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Friday, October 1, 2010

Invoking Anti-Gay Bigotry To Exploit Rutgers Tragedy For Greed

The Newark Star-Ledger came out with an editorial today against "bigotry," in response to the Rutgers freshman's tragic suicide after being exposed on a webcam.   Tragedy?  Undoubtedly.   But bigotry as playing a role?  That is far from certain.
Here's the question to ponder: How can anyone conclude that bigotry had anything to do with this young man's suicide?  It is likely (but not certain) that he felt uncomfortable and embarrassed.   However, if the webcam exposure was the event that precipitated his suicidal decision, that means that he was healthy, happy and relatively balanced before his romantic encounters.  That is far from certain, and certainly nowhere near proven (or provable).
The conclusion that bigotry was to blame also requires assuming that this young man (whose sexual orientation is also far from certain and, in fairness and common decency, really ought to be off limits) he would have felt less humiliation, or that these events would not have been recorded or distributed, had this encounter been with a young woman. There is no way anyone can be certain that would have been the case.  In fact, his embarrassment might have been more profound if that were the case.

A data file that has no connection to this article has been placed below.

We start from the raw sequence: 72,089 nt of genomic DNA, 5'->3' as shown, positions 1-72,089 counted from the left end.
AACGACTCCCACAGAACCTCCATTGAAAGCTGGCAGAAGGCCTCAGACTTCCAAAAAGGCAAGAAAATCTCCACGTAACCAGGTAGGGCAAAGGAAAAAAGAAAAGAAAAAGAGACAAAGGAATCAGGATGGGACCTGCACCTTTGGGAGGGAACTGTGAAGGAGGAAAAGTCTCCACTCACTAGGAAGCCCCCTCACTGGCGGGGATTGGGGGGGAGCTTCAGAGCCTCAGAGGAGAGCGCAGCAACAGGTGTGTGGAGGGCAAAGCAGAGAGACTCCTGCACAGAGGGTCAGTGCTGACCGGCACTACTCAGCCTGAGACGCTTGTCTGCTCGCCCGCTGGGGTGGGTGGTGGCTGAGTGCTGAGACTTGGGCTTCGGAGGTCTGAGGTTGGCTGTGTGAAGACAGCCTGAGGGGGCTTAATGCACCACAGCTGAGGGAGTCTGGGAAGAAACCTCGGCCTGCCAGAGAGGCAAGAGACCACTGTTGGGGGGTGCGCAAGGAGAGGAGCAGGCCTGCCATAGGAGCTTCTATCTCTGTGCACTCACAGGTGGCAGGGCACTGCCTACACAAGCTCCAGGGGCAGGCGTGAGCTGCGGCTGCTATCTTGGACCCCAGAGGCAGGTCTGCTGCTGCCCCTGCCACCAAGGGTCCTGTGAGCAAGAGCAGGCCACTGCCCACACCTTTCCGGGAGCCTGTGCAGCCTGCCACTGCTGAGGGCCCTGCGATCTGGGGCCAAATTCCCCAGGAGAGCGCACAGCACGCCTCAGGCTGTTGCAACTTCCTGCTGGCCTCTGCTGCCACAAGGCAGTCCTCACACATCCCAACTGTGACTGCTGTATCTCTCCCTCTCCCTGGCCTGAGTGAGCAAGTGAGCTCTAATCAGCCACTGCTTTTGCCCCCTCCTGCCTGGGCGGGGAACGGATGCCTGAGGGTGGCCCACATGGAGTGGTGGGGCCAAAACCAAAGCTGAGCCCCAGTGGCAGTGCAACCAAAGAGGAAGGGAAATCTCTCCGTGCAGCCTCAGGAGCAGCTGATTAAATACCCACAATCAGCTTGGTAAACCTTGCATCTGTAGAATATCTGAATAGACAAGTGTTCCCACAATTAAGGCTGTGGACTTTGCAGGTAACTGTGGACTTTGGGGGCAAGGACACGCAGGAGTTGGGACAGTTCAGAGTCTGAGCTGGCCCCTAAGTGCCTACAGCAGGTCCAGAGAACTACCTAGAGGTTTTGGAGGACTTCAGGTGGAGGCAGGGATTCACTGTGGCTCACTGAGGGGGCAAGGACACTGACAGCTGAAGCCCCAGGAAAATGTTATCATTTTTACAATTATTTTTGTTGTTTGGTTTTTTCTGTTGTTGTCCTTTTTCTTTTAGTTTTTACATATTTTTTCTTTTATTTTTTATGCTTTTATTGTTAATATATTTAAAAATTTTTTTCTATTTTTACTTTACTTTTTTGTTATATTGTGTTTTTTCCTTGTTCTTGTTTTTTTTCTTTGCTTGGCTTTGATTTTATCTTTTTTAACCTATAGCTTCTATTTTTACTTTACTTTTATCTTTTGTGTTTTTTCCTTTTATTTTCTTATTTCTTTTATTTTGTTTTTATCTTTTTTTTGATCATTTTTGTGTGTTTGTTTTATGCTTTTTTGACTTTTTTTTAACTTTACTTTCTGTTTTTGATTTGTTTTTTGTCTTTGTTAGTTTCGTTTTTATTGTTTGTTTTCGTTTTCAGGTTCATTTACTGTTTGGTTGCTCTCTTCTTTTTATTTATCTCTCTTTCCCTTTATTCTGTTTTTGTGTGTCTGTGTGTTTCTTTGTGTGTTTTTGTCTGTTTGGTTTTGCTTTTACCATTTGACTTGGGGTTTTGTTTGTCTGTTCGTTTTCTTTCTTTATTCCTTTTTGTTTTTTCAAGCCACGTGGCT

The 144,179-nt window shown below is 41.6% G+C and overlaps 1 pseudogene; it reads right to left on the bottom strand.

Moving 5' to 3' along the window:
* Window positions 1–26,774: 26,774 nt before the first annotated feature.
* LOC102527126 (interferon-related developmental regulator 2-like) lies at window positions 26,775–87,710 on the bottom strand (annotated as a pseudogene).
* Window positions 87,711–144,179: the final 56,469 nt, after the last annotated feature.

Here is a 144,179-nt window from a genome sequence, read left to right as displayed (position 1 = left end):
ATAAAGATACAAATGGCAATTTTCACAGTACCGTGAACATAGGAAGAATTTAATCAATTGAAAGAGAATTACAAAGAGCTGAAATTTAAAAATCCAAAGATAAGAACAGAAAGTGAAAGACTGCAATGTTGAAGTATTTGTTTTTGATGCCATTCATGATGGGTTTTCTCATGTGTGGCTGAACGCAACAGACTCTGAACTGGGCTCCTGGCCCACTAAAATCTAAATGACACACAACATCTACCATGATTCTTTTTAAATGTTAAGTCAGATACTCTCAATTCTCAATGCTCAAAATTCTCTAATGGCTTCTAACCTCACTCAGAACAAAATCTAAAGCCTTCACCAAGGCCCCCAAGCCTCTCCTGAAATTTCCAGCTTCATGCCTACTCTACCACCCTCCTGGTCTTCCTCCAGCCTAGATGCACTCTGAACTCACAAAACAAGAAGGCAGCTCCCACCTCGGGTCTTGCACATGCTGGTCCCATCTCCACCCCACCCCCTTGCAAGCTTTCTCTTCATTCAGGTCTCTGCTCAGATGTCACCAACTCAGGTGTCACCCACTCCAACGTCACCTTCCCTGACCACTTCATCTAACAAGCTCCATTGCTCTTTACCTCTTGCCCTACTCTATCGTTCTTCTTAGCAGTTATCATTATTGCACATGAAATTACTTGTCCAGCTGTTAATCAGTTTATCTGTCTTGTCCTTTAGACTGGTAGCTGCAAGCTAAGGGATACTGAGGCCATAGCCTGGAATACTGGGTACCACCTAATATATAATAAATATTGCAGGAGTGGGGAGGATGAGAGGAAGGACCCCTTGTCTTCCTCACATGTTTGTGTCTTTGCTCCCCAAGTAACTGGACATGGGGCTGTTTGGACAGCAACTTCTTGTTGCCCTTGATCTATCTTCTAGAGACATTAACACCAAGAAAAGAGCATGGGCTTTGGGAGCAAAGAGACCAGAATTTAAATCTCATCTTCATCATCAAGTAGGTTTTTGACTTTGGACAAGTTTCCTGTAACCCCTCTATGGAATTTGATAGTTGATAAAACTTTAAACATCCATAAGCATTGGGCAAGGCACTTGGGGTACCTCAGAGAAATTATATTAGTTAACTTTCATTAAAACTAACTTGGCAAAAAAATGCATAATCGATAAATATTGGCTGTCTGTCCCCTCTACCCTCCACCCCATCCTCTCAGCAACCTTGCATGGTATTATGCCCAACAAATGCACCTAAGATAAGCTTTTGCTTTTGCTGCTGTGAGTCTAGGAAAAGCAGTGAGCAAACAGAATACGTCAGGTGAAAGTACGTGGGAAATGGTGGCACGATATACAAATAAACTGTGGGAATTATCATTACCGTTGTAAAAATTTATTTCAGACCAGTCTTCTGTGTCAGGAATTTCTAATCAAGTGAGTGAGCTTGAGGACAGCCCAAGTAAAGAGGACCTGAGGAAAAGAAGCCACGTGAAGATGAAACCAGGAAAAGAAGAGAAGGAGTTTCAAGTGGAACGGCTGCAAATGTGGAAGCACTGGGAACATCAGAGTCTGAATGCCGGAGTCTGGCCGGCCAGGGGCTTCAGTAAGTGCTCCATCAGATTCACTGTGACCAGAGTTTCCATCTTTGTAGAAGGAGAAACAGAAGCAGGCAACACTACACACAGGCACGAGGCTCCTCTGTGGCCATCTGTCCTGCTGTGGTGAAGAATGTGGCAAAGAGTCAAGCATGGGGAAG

Moreover, the conclusion that bigotry was the culprit requires that we infer from the young man's suicide that he felt some sort of anti-gay prejudice (which has not been borne out from any documents so far made public), and that we further infer what the other two students were thinking (ditto).   Accordingly, there is no factual basis to claim that "bigotry" played any role. 
There is one reason we are reading that bigotry was involved.  It makes a nice story and is ripe for exploitation by those with a political agenda.  It helps certain groups -- and their leaders -- get attention and raise money.  Bigotry is one of those trigger words that gets checks written.
As with many murder mysteries and financial frauds, follow the money and you'll understand why some commentators -- including plenty of lawyers and gay rights advocates, all of whom should know better -- are jumping on the bandwagon to blame bigotry for what happened.

The question we should be asking is:  Where were all these people to make this poor Rutgers freshman accepted and comfortable with himself, when he was still alive and their support still could have made a difference? 
Eric Dixon is a New York lawyer who represents small business owners, entrepreneurs and freelancers in litigation, government investigations, business investigations and due diligence, and negotiations.  Mr. Dixon is available for retention by paying clients who suspect they are the victims of financial fraud or other malfeasance, and for other legal and business matters for which careful investigation and research is desired.  He is available for comment or consultation at 917-696-2442 and via e-mail at

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